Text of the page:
Ep. 7, Featuring Mark Randall from WP Engine

The XWP Tonight Show — Season 1, Ep. 7, Featuring Mark Randall

In this episode of the XWP Tonight Show, Amit Sion sits down with Mark Randall, VP of Sales (APAC) for WP Engine, about what exactly the term ‘business partnership’ means, and how businesses can collaborate with one another to provide positive experiences for customers. XWP and WP Engine have partnered on some huge projects, including NOVA Entertainment, Bartercard Australia, and the Good Friday Appeal.

Transcript:

Amit

When working in WordPress, you need to choose the right hosting platform. WP Engine is an excellent choice. In Australia, XWP has worked with WP Engine for major radio networks finance, education and charities. Tonight I have the pleasure of speaking with WP engine’s VP of sales of Asia Pacific, Mark Randall.

[Intro voice]

Coming to you live from the virtual WordPress theater, this is the XWP Tonight Show.

Mark

Great to be here Amit, thanks for having me. And thanks for the kind words.

Amit

For those that don’t know, what exactly as a website host? Why does a site need a managed hosting provider?

Mark

I guess at the basic level, web hosts provide the infrastructure to power your websites. So for example, the data center, the server, and the network, those types of things. Many hosting providers go further than that, and they’ll also deploy, manage and support the operating system, sometimes the application layers as well. And hosting providers offer different service levels for different needs. So in the same way that when you want to eat a pizza, you can choose to dine out, order delivery, heat a premade pizza at home, or buy the ingredients and make it from scratch. You have the same choices with hosting in terms of the type of service and the level of management that you require. 

So one mistake, I guess that people make frequently is assuming that a website is set and forget, when it’s very rarely that. Websites are in a constant state of change. As a result of that, constant management of security performance and availability is critical.

Amit

Specifically on WordPress, XWP and WP Engine, both of our companies clearly market to the world with a focus on WordPress. In your opinion, would it make more sense, business sense, to host sites built on all CMSs? Why does WP Engine choose this specific and narrow focus?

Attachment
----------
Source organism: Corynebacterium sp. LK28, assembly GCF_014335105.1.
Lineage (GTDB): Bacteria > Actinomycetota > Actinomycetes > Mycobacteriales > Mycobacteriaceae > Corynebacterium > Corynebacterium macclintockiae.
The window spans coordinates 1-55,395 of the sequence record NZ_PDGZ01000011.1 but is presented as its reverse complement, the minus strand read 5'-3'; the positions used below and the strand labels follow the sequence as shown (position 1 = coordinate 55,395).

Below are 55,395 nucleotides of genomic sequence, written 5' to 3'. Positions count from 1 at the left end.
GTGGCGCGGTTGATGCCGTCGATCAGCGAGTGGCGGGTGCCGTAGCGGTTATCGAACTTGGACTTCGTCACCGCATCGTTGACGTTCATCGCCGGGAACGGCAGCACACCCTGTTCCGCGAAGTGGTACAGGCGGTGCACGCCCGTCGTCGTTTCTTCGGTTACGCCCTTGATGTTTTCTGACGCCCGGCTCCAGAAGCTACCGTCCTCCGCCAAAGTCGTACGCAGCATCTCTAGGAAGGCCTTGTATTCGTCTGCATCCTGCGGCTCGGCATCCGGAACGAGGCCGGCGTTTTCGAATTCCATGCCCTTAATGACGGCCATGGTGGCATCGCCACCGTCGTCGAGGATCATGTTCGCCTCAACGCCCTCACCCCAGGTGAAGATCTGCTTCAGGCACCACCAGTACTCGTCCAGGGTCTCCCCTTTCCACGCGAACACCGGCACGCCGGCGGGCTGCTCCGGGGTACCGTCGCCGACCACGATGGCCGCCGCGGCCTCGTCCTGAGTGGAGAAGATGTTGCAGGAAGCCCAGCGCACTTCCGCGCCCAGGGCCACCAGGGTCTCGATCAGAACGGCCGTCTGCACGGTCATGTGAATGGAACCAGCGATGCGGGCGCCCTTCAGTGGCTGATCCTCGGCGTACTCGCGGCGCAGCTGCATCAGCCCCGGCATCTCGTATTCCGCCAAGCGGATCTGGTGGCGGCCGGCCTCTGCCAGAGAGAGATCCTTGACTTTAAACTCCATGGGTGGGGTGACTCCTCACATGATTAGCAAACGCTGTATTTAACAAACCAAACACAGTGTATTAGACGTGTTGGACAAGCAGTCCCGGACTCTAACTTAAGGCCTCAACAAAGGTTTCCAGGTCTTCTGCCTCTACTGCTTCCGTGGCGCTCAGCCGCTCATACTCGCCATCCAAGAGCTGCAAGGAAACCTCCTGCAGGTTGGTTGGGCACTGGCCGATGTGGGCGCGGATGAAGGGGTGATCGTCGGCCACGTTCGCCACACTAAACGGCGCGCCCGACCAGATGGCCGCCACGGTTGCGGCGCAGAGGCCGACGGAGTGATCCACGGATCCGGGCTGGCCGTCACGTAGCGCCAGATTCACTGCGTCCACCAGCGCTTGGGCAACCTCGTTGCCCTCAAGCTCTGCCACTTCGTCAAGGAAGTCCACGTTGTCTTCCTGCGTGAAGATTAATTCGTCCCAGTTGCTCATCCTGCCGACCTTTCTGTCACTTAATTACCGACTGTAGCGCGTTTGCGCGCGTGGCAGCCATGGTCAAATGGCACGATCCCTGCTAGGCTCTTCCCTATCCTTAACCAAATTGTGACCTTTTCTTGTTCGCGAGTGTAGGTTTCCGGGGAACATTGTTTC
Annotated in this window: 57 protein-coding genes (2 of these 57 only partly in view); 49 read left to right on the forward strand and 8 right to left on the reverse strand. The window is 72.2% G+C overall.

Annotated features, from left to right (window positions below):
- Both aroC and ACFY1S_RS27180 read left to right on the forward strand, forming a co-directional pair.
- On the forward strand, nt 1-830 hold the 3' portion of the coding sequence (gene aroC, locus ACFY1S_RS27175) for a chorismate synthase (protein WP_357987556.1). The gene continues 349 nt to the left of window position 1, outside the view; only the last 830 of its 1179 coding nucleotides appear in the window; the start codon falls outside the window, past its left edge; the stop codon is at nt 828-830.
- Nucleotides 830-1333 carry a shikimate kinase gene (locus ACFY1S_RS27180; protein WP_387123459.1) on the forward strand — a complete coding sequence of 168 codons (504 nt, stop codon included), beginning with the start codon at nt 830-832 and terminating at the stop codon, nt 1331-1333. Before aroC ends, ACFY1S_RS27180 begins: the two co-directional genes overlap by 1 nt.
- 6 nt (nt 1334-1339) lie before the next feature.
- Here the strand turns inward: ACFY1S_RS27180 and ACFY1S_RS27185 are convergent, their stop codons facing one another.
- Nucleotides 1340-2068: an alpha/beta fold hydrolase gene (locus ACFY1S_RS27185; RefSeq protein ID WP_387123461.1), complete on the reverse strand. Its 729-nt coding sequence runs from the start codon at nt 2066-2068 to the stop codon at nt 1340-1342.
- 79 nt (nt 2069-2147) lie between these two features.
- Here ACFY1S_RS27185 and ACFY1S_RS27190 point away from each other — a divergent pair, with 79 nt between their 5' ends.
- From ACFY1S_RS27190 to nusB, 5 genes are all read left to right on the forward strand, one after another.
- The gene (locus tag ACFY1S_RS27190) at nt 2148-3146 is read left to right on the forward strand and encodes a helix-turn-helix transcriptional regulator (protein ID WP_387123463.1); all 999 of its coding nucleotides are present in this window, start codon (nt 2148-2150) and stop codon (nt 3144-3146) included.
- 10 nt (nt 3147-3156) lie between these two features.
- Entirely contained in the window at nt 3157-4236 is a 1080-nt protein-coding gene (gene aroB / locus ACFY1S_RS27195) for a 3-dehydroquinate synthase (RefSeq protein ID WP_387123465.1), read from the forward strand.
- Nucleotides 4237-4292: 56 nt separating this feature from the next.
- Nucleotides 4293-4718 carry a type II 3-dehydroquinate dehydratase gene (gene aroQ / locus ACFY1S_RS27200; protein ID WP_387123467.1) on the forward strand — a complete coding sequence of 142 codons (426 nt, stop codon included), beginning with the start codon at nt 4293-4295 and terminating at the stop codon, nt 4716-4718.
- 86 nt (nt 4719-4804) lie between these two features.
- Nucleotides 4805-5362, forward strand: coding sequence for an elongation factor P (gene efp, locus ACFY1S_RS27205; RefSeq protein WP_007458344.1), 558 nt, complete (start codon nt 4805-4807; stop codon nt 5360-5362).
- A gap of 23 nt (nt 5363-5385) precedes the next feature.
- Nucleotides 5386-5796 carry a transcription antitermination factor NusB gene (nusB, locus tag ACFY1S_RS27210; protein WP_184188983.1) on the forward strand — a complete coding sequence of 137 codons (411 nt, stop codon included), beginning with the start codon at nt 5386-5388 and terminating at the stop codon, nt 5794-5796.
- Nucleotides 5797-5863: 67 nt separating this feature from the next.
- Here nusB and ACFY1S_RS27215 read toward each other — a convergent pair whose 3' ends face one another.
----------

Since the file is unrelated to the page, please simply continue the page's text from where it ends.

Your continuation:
Mark

Another great question. There are a lot of non-specialists, generic hosting providers out there in the market who support hundreds of different applications on their platform, and that’s fine for basic web hosts. But you can’t really provide support, management, or expertise at the application layer across hundreds of different apps, right, it’s just not possible that that amount of expertise at the scale to support it 24/7, just is not viable for any organization.

By supporting lots of applications, you limit the amount of support that you can provide on any of them. You also reduce your product and R&D investment focus, right? So, in our case, we’ve been able to invest hundreds of thousands of man hours in trying to build the best platform for WordPress, and if we were trying to build a platform for something else as well, or another five or 10 things, that would have reduced the amount of expertise and focus that’s gone into that. So, it is a choice that we’ve made, and it’s a conscious choice that we’ve made, and we’ve chosen to specialize in trying to be the best at WordPress, which we believe we are. We feel if we supported other applications, we would have to compromise on that. 

Amit

What I really like is that I find that XWP and WP Engine have a clear alignment. We’re aligned with our focus and our attention to the way that we approach our customers, and I really see it as a great partnership with the two organizations. I know that we meet fortnightly, we discuss our customers, our prospects, and we want to ensure that we’re providing a great experience to them. What importance do you place on the long term business partnership? Or is the word partnership just an overused cliche term?

Mark

Well, of course, I mean, we really value and appreciate our partnership with XWP and some of the best projects we’ve worked on have been in partnership with yourselves, with Nova Entertainment and Bartercard, being two great examples. I think more generally, in terms of partnership, the problem with them occurs when they’re taken for granted. And, unfortunately, that’s human nature, to an extent that’s why a lot of relationships fail and don’t work out. So the way I see partnerships is that you have to continue to earn them all the time, every day, every week, every month. 

And I believe that WP engines core values are very compatible with healthy partnerships, because we value things like doing the right thing, we value being customer inspired, we value being built for growth, and we value being committed to give back. So those values are things that we try to take into our partner relationships. But, hopefully, we never end up in a position where we take any of our partnerships for granted.